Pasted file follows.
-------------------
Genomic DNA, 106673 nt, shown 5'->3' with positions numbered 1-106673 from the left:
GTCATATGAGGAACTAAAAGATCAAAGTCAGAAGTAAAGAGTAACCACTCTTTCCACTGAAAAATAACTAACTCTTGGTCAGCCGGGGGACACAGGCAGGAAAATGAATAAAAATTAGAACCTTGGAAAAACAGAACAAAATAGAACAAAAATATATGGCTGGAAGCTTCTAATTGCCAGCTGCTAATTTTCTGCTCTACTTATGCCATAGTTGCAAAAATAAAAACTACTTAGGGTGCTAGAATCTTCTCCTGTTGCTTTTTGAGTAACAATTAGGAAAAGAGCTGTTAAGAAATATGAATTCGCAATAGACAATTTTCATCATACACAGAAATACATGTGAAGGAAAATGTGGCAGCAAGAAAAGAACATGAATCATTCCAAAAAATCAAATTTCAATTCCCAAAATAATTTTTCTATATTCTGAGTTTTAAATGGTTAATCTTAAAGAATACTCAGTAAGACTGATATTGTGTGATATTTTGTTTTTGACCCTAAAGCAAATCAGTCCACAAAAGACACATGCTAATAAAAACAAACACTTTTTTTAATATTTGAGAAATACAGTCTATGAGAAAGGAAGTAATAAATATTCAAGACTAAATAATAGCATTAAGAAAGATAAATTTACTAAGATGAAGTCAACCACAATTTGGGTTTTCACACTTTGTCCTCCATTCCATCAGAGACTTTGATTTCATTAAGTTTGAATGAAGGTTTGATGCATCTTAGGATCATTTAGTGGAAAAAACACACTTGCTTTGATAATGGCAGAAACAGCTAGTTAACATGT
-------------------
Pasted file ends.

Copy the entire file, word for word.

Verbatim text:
Genomic DNA, 106673 nt, shown 5'->3' with positions numbered 1-106673 from the left:
GTCATATGAGGAACTAAAAGATCAAAGTCAGAAGTAAAGAGTAACCACTCTTTCCACTGAAAAATAACTAACTCTTGGTCAGCCGGGGGACACAGGCAGGAAAATGAATAAAAATTAGAACCTTGGAAAAACAGAACAAAATAGAACAAAAATATATGGCTGGAAGCTTCTAATTGCCAGCTGCTAATTTTCTGCTCTACTTATGCCATAGTTGCAAAAATAAAAACTACTTAGGGTGCTAGAATCTTCTCCTGTTGCTTTTTGAGTAACAATTAGGAAAAGAGCTGTTAAGAAATATGAATTCGCAATAGACAATTTTCATCATACACAGAAATACATGTGAAGGAAAATGTGGCAGCAAGAAAAGAACATGAATCATTCCAAAAAATCAAATTTCAATTCCCAAAATAATTTTTCTATATTCTGAGTTTTAAATGGTTAATCTTAAAGAATACTCAGTAAGACTGATATTGTGTGATATTTTGTTTTTGACCCTAAAGCAAATCAGTCCACAAAAGACACATGCTAATAAAAACAAACACTTTTTTTAATATTTGAGAAATACAGTCTATGAGAAAGGAAGTAATAAATATTCAAGACTAAATAATAGCATTAAGAAAGATAAATTTACTAAGATGAAGTCAACCACAATTTGGGTTTTCACACTTTGTCCTCCATTCCATCAGAGACTTTGATTTCATTAAGTTTGAATGAAGGTTTGATGCATCTTAGGATCATTTAGTGGAAAAAACACACTTGCTTTGATAATGGCAGAAACAGCTAGTTAACATGT